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Zims Cancer diagnostic application wins regional competition

Story by Abigirl Tembo, Health Editor

TWO young Zimbabwean software engineers are working on an artificial intelligence cancer diagnosis system to address challenges faced by cancer patients.

Zvikomborero Duri and Collins Jimu who are in their early twenties have become a living testimony of the new thrust of promoting innovation after winning the Cybertech Africa Challenge with their groundbreaking Artificial Intelligence (AI) cancer diagnosis system.

The Cybertech Africa Security and Blockchain Hackathon competition held in Kigali, Rwanda, had 120 entries.

“So what happens at a hackathon is they send you a challenge and you are supposed to come up with a viable solution within a given space of hours so at this competition they wanted us to come up with a solution from midnight and we were supposed to present it the following day at 12. So we were supposed to come up with a solution that solves problems in our communities using blockchain and cyber security tools. So we came up with a solution that diagnoses cancer using artificial intelligence and thermal imaging,” said Duri.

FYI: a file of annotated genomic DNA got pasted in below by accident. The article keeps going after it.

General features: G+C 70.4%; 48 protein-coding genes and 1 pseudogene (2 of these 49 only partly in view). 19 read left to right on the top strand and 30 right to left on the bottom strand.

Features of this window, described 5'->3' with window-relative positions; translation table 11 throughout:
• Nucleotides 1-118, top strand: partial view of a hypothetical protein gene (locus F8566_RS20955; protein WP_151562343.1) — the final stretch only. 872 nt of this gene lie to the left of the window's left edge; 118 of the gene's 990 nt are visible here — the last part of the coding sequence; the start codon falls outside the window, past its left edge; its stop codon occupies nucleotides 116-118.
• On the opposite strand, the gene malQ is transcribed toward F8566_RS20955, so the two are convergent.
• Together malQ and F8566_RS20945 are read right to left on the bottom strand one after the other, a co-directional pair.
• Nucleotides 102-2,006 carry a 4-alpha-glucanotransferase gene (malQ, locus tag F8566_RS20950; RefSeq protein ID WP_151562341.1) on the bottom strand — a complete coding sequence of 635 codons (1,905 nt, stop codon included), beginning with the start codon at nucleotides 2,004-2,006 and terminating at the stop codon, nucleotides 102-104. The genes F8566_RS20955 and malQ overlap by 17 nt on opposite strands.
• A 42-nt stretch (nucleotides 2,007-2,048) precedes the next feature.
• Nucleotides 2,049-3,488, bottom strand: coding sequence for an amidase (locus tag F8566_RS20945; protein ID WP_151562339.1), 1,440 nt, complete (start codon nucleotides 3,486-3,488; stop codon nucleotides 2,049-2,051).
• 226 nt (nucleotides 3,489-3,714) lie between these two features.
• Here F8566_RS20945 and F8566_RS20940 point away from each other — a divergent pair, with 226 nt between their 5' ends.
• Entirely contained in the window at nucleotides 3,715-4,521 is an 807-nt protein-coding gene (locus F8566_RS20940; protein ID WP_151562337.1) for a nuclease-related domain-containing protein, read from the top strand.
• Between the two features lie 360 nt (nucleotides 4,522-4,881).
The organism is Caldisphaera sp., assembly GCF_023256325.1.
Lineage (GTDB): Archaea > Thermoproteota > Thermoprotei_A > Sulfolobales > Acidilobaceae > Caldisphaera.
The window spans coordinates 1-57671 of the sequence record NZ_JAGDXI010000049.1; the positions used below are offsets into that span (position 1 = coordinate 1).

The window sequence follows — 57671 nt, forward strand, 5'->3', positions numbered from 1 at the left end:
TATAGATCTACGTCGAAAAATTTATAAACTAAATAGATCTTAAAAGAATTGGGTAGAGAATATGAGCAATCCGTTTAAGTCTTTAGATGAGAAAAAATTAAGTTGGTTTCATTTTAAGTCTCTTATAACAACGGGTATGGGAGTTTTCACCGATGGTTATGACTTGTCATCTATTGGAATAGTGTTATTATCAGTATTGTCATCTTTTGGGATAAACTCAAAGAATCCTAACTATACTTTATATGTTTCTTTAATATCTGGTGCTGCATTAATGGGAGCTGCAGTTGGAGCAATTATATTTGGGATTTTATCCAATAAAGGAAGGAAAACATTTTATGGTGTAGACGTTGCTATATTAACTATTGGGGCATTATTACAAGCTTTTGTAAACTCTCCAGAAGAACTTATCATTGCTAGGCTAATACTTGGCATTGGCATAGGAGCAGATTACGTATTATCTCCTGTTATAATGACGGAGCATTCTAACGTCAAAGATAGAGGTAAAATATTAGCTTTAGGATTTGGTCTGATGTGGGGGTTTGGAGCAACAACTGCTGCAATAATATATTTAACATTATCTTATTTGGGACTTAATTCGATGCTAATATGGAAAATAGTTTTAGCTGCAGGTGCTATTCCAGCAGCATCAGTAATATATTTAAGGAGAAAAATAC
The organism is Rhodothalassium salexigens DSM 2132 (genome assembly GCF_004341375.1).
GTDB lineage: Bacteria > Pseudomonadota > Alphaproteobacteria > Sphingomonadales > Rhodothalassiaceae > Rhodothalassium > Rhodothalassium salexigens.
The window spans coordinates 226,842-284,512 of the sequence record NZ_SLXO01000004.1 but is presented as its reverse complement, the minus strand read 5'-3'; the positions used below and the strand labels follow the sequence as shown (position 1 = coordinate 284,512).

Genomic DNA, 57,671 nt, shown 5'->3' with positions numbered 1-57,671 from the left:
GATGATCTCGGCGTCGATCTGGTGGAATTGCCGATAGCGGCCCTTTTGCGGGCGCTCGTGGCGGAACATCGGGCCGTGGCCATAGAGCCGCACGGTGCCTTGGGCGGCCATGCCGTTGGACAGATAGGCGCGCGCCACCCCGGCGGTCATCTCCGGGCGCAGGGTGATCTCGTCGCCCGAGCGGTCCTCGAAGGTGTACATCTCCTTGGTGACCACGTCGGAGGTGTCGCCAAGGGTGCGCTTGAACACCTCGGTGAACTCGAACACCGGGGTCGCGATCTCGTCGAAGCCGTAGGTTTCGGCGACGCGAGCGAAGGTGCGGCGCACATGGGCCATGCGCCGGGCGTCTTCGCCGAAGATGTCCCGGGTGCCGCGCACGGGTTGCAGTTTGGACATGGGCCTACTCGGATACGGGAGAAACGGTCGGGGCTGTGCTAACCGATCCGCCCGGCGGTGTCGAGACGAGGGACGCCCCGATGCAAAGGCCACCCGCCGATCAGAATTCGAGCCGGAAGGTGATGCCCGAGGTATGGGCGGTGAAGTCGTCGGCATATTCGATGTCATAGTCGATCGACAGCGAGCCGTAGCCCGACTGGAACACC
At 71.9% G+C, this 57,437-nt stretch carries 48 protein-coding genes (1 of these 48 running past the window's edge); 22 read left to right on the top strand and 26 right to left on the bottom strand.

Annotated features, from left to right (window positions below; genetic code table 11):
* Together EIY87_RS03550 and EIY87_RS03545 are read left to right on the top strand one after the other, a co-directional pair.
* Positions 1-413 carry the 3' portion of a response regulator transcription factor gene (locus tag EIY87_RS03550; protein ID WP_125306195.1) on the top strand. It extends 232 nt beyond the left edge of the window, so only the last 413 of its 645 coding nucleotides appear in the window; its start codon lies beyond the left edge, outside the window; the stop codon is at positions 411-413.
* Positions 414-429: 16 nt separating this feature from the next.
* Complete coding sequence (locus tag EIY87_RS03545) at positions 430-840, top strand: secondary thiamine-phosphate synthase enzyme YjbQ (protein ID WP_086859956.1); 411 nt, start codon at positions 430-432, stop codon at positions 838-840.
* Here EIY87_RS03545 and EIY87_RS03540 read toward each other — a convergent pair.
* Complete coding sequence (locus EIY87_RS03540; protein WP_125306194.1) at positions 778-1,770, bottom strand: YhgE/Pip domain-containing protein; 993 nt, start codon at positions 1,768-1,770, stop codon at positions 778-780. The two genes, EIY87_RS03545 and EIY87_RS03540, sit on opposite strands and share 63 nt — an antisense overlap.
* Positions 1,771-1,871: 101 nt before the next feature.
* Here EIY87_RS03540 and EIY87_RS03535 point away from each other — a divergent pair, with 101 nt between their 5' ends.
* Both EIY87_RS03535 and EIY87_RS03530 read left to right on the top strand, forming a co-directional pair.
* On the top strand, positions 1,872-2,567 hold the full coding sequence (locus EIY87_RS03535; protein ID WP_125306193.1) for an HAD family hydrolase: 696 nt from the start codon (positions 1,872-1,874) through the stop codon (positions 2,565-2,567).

The cancer diagnosis system which they named Cancer 360 is almost ready for practical testing.

“So our system works with a camera called a thermo imaging camera when we were researching we discovered that using thermo technologies and Artificial intelligence combined we could check if there is a cancer that is developing in one’s body at the very early stages.

“We want the system to be deployed as early as possible. But the main challenge goes back to funds what is delaying our process is that we are in the process of trying to raise funds so that we can expand our resources and focus mainly on the system. As far as the system is concerned we have developed the interfaces, we have developed our backing systems it is like the brains of the system so we are in the process of combining our front ends and our back ends in a month we are planning to go for life testing with real patients and approach the ministry of health.

“We are passionate about solving community’s problems using technology and if you look around Zimbabwe the main problems that we are going through are health-related and they have been ignored by innovators and our society at large only waiting for big players to solve those problems yet we as individual players can come up with solutions and also help and contribute in solving these problems,” said Jimu.

The application can detect five types of cancers, colon, skin, lung, breast and prostate cancer.

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